LASIK procedure

Each LASIK procedure will be performed using a standard, established technique. Under topical anesthesia and standard draping, a lid speculum is used to retract the eyelids, and polyvinyl acetate surgical spears (Ivalon, New London, CT) to dry the conjunctival fornices. A superiorly hinged 120/140 μm thick flap will be created using the Visumax femtosecond laser (Carl Zeiss). Excimer laser ablation is then performed using Wavelight Allegretto WAVE Eye-Q 400 Hz excimer laser (Wavelight GmbH, Alcon, Fort Worth, TX, USA). After ablation, the flap will be carefully repositioned, and postoperative medications are commenced.


We plan to use standard primary and secondary outcomes measures at 3 months postoperatively, which are reported in any assessment refractive surgical technique and standard outcomes in refractive studies. Measurements and outcomes are based on visual acuity (VA) and refraction that are performed by trained refractive optometrists and are repeatedly tested to ensure accuracy and reproducibility. Our primary outcome measure is refractive predictability, which is defined as the proportion number of eyes achieving a postoperative spherical equivalent (SE) within ±0.50 D of the intended target.

Secondary outcome measures include: (1) Efficacy: defined as the proportion number of eyes achieving a unaided visual acuity (UAVA) of 20/20 or better postoperatively; (2) Safety: defined as the proportion number of eyes that lost or gained one or more lines of postoperative best-corrected visual acuity (BCVA) relative to the preoperative BCVA; (3) Higher-order aberrations (HOAs): measured using the Bausch and Lomb Technolas Zywave aberrometer with Zywave software version 4.45 (ZYOPTIX Diagnostic Workstation, Bausch & Lomb); (4) Contrast sensitivity: tested using the Vision Contrast Test System (VCTS) chart (VCTS 6500 contrast sensitivity chart) in six spatial frequencies.

Sample size

As this is a paired design, non-inferiority trial with a binary outcome, we calculate the required sample size using the maximum likelihood method for large sample proposed by Nam (1997) [14]. A review of current literature reveal that the reported refractive predictabilities in LASIK and SMILE range from 78.2% to 96.7% [1,14,15] and from 90.0% to 95.6%, [5-8], respectively. The results from our own audit department estimate our refractive predictability at 82% for LASIK (2011, unpublished). We therefore assumed the refractive predictabilities in LASIK and SMILE in this study are 82% and 92%, respectively. Thus, a sample of 67 subjects (134 eyes) will be sufficient to confirm non-inferiority with a power of ≥80% and at a 5% significance level using a 10% non-inferiority margin, which is the clinically significant difference from our preliminary data. To account for a lost to follow-up rate of 5%, 70 subjects will be recruited.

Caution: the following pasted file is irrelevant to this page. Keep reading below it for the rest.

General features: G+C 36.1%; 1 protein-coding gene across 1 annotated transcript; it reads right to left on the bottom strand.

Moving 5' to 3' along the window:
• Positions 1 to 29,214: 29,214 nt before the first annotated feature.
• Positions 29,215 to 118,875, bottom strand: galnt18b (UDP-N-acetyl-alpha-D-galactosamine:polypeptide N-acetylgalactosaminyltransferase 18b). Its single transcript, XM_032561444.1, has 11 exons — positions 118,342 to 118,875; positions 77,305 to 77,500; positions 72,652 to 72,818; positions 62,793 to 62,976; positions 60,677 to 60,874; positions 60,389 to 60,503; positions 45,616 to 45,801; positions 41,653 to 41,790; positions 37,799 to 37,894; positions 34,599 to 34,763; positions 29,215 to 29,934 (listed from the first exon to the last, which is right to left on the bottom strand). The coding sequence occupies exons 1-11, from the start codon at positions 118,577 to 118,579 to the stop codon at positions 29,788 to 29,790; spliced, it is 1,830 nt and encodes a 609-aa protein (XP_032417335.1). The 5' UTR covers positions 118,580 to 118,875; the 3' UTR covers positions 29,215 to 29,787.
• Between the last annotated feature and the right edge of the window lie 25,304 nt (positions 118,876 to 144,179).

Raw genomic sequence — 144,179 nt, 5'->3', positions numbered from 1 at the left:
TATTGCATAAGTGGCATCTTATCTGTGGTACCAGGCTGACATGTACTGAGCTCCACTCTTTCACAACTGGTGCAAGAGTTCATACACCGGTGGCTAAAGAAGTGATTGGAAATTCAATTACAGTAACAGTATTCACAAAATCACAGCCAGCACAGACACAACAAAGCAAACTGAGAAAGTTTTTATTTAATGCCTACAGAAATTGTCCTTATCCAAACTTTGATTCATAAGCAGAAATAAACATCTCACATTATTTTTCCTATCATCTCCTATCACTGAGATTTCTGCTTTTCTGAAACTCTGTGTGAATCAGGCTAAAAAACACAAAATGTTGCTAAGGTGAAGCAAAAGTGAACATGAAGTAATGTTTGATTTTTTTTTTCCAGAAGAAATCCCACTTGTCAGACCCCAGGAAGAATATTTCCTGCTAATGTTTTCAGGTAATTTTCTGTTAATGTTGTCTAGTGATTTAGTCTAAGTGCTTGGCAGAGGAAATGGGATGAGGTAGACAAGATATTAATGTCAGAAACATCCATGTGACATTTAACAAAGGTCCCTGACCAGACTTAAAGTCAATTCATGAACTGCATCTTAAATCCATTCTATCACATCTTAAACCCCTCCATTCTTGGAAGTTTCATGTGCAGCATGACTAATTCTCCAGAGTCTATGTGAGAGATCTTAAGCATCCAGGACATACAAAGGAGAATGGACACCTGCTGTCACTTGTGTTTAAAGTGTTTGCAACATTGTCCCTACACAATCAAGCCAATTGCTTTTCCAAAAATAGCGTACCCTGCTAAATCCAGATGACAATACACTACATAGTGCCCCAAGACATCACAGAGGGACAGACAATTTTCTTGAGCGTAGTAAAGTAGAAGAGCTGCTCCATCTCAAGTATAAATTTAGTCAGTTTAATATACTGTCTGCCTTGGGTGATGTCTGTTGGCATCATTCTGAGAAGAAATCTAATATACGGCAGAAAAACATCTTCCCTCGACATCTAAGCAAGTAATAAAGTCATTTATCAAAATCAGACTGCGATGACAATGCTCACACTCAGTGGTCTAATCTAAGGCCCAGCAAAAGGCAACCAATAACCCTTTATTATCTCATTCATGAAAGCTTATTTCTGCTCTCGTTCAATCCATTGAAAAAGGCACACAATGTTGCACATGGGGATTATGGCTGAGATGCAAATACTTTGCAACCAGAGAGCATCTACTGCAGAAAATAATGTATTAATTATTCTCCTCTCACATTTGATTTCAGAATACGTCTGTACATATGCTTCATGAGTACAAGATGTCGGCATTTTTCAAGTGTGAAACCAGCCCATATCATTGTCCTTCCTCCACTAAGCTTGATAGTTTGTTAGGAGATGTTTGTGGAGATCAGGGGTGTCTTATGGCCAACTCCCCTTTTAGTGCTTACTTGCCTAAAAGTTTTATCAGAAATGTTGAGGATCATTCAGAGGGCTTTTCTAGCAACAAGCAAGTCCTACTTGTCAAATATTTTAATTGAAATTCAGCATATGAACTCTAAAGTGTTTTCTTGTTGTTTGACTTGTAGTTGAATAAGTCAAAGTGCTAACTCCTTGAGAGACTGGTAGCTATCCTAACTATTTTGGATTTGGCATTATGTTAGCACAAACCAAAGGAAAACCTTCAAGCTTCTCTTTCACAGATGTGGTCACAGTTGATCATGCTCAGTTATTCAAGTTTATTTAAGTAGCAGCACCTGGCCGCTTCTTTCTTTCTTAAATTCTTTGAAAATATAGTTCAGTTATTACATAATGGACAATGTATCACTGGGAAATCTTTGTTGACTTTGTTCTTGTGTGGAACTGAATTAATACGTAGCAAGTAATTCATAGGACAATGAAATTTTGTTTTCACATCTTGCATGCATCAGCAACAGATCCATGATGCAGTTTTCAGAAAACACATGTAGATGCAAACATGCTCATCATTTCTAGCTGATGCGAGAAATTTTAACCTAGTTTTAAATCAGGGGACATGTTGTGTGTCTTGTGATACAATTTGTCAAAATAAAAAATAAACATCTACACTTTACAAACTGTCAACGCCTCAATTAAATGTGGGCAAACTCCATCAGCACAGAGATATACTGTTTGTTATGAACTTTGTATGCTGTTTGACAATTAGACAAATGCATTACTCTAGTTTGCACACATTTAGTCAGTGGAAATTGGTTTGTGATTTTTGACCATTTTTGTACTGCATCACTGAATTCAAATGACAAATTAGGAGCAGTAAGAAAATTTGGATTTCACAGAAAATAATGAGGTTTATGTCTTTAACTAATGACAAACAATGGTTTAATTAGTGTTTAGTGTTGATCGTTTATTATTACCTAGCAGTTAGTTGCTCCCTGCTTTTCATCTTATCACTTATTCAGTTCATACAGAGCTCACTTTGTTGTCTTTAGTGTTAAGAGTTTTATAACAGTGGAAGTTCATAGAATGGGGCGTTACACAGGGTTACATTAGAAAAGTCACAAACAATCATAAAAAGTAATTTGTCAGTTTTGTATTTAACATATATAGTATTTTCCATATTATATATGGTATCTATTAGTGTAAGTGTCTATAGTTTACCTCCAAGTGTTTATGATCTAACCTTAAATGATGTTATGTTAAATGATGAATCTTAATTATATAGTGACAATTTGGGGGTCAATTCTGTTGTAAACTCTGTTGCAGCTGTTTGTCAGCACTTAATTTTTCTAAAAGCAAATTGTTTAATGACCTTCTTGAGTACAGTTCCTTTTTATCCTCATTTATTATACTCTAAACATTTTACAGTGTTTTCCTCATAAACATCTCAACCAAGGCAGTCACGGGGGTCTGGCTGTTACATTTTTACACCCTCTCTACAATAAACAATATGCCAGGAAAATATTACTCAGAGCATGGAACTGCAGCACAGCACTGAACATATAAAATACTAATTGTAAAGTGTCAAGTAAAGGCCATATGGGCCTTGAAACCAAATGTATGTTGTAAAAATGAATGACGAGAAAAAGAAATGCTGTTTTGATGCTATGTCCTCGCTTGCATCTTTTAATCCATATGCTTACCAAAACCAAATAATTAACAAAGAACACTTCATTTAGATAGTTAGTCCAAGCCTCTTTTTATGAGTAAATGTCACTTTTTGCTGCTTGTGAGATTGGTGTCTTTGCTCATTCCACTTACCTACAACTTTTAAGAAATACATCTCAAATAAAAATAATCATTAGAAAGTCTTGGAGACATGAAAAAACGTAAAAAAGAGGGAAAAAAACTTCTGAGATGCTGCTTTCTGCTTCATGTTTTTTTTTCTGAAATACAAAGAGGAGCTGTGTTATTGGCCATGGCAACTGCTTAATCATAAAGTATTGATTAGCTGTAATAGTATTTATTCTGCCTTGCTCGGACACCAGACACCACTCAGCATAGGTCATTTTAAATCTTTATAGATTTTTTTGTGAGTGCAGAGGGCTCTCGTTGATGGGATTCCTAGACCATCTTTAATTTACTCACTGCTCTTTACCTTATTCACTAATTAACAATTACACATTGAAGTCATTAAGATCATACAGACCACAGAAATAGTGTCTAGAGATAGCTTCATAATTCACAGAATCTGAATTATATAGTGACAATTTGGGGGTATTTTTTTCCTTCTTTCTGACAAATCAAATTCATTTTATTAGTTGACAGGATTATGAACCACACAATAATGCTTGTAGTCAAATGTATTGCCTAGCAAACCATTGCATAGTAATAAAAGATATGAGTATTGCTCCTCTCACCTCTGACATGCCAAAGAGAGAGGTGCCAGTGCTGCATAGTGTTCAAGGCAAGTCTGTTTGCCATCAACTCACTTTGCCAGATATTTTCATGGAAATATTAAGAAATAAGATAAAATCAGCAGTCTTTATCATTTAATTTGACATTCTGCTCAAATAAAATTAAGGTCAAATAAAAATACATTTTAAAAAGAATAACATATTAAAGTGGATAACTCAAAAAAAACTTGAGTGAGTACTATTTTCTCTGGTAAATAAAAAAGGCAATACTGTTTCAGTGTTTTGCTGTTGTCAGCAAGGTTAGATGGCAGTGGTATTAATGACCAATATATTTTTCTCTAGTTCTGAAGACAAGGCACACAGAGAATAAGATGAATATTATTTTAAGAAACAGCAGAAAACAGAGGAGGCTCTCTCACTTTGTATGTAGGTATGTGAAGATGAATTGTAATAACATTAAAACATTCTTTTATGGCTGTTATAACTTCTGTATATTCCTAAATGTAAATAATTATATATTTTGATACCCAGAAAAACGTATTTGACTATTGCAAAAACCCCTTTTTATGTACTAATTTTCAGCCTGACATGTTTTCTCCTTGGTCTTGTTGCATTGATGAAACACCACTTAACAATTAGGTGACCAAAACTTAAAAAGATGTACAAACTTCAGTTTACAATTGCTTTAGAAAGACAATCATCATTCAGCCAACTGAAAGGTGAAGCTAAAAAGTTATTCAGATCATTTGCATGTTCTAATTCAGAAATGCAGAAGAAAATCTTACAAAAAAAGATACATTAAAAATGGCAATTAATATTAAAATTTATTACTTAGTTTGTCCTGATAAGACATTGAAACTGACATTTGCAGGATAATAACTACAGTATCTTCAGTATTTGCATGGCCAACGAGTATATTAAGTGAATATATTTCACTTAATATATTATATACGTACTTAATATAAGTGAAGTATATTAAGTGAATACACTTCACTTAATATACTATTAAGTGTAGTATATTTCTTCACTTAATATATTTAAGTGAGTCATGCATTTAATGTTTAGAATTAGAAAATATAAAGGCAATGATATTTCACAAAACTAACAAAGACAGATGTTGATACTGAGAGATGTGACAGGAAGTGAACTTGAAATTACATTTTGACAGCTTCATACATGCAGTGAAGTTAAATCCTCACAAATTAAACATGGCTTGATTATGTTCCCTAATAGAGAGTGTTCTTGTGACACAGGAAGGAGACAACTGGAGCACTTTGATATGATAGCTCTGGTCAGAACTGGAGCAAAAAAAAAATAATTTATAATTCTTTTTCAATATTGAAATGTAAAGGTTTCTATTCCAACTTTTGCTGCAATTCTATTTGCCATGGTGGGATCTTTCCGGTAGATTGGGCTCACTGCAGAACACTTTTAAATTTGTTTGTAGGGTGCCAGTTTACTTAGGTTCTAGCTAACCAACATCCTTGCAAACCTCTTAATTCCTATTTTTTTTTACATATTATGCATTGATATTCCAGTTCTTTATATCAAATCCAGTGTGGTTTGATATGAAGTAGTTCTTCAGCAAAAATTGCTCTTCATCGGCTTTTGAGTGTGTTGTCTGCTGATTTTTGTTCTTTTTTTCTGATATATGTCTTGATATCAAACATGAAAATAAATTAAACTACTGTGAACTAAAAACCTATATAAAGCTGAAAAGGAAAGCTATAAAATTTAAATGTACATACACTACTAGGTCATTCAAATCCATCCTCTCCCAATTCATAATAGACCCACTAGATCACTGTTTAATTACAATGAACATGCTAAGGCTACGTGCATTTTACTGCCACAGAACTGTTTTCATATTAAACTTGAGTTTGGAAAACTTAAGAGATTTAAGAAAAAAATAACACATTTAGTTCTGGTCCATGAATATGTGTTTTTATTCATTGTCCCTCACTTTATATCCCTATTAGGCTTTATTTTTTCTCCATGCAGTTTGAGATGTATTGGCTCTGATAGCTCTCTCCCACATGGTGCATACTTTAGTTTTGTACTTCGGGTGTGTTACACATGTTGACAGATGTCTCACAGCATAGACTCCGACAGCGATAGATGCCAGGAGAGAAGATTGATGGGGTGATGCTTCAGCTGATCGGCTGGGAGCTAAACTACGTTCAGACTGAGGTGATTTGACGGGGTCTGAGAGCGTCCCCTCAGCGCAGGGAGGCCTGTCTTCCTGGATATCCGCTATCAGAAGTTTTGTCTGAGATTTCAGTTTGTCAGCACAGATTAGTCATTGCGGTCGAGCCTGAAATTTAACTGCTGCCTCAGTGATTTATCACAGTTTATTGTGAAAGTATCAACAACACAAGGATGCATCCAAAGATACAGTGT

Randomization and blinding

The random allocation sequence will be generated by a computer with no blocks or restrictions, and implemented by concealing the number-coded surgery within sealed envelopes until just before the procedure. This randomization process will be performed by a research assistant masked to the study subjects and participants will be enrolled by co-investigator surgeons who will assign participants to their groups after opening the sealed envelope, that is each subject will receive a different procedure in each eye at random. In this single-masked trial, subjects and their caregivers will be masked to the assigned treatment in each eye. Both procedures will be performed within the SNEC Refractive Suite, using the femtosecond laser machine. Clinically, it is impossible to detect any difference between each procedure postoperatively to the untrained eye without the slit-lamp microscope. While the surgeons cannot be masked as they will be performing the intervention, the outcome assessors such as nurses, research assistants, and trained optometrists will also be masked to the assigned treatment to improve the objectivity of the research outcomes, as well as to minimize bias. In the event of adverse events (please see below), a code-breaking envelope for each subject will be available.

Data collection

All patients will have data collection forms outlining each follow-up visit and data to be collected at each visit, which include visual acuity, refraction results, clinical examination findings, and the outcome measures as described above. All data will be securely stored in the SNEC Refractive Suite and then entered into a password-secure desktop computer locked within the Singapore Eye Research Institute, with data back-up into hard drives done daily. Only the named investigators will have access to the research data. All data access will be monitored and controlled by the PI. At the end of the study, the research data will be entered by the research assistant and stored for up to 5 years in compliance with any integrity issues that may arise from any subsequent publications. Following that time period the data will be kept under the control of the PI.